2021 LEGISLATIVE SUMMARY, EMPLOYMENT LAW PART 2
February 19, 2021 by Catherine Holzhauser, Christopher Hammer, Kena Cador, Lorrie Bradley, Peder J.V. Thoreen, Sarah Kanbar, Stephanie Platenkamp, Tony Rice and Travis WestProtected Leave
SB 1383, Expansion of Family Rights Act – This bill dramatically expands the California Family Rights Act (CFRA) to apply to most employers and cover additional reasons for leave. Under existing law, CFRA provides employees 12-weeks of unpaid leave to care for their own or a family member’s serious medical condition, or to bond with a new child after birth or after placement for adoption. CFRA guarantees the right to return to work after a qualifying leave but does not require that employees be paid during the leave, though employer-provided health benefits must be maintained. Beginning January 1, 2021, CFRA applies to all private sector employers with 5 or more employees (the previous threshold was 50 or more employees within 75 miles) and continues to all public sector employers. Employees may now take leave to care for additional categories of family members: grandparents, grandchildren, siblings, adult children and parents-in-law (in addition to a child, parent, spouse or registered domestic partner). If both parent-employees are working for the same employer, each has an independent right to take 12 weeks of leave. Employees may also take leave due to a military exigency, meaning if their spouse, domestic partner, child or parent is called to active duty in the U.S. Armed Forces.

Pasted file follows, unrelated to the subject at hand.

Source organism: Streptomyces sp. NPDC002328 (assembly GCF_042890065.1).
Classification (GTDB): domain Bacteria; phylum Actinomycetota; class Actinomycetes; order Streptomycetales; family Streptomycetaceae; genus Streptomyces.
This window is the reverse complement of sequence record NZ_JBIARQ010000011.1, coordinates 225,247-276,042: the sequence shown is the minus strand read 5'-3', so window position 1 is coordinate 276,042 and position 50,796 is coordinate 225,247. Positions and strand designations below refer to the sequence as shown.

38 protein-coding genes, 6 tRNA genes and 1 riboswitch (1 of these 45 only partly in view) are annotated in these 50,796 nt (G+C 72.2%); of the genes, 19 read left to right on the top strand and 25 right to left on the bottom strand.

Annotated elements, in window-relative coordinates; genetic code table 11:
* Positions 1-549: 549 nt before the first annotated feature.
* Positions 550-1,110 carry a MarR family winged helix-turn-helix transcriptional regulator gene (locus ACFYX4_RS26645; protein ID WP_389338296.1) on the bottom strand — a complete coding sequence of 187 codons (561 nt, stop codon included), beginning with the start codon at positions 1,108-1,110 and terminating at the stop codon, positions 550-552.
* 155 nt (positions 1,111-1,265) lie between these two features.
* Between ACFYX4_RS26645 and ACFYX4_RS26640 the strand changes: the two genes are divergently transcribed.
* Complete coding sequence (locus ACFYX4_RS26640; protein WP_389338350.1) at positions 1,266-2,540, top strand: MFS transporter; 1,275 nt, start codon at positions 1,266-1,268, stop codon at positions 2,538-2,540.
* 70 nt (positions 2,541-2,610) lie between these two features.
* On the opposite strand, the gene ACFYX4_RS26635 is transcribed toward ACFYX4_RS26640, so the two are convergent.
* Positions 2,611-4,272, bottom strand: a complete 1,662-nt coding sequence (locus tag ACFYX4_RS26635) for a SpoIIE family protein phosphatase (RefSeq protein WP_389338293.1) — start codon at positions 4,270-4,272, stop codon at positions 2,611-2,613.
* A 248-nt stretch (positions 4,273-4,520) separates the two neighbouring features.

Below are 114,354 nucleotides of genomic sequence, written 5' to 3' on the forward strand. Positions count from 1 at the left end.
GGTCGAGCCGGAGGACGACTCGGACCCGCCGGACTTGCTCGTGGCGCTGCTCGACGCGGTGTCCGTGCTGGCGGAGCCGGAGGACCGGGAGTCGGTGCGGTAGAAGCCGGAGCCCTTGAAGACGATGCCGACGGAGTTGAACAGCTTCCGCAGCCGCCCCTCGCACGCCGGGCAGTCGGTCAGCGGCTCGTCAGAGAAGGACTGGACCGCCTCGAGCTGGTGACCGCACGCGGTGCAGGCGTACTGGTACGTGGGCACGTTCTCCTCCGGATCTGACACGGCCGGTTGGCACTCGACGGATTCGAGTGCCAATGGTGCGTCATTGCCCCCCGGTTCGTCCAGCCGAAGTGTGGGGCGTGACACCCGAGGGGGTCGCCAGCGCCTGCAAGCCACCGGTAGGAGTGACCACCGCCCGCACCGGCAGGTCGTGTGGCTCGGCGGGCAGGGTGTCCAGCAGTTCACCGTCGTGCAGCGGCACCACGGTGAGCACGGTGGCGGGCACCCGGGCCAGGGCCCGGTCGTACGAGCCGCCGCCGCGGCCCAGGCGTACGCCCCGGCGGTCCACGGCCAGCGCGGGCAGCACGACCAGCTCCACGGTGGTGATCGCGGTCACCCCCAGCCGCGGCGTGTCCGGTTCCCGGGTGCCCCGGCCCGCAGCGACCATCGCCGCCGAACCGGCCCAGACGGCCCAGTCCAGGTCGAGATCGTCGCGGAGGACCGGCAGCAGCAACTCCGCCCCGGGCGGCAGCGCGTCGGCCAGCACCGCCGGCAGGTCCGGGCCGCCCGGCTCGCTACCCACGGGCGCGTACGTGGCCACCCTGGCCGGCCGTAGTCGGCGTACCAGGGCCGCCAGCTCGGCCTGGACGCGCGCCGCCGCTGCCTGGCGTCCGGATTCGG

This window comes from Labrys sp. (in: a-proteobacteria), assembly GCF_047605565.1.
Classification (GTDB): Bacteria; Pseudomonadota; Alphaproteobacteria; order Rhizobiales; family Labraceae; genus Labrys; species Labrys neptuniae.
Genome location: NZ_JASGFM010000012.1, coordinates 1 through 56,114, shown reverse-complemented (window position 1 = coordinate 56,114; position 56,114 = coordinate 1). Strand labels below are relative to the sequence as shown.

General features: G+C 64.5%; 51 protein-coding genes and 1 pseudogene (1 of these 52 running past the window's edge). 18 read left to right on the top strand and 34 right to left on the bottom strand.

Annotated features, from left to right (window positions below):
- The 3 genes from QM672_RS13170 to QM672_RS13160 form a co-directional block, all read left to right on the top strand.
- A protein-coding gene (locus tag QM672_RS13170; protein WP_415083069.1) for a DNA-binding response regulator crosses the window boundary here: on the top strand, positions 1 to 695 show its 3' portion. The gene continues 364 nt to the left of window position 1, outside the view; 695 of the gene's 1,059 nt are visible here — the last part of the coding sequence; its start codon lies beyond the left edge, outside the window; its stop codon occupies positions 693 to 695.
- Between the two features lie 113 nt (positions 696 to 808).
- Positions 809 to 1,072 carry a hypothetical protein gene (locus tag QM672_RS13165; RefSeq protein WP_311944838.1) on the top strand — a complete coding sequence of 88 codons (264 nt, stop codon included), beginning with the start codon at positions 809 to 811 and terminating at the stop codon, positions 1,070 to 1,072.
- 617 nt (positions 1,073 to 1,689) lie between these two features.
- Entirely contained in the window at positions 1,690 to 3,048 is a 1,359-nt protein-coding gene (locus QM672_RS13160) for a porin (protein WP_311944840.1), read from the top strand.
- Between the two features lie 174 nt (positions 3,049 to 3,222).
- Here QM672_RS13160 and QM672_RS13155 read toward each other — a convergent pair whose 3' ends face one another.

AB-2992, Protected Leave Time for Victims – Existing law prohibits an employer from retaliating against an employee who is a victim of domestic violence, sexual assault, or stalking, or for taking time off from work to obtain relief to help ensure the health, safety, or welfare of the victim or victim’s child. This bill prohibits an employer from taking action against an employee for an unscheduled absence if the employee victim of crime or abuse provides certification that the absence was for the purpose of receiving services for injuries resulting from the crime or abuse.
AB 2017, Designation of Kin-Care Leave – This bill prohibits employers from auto-designating employee sick leave as Kin-Care leave. Existing Kin-Care law protects the rights of employees to use half of a year’s worth of accrued sick leave to care for an ill family member. It is now up to employees to designate time off taken to care for a family member; employers may not designate the leave as Kin-Care without the consent of the employees.
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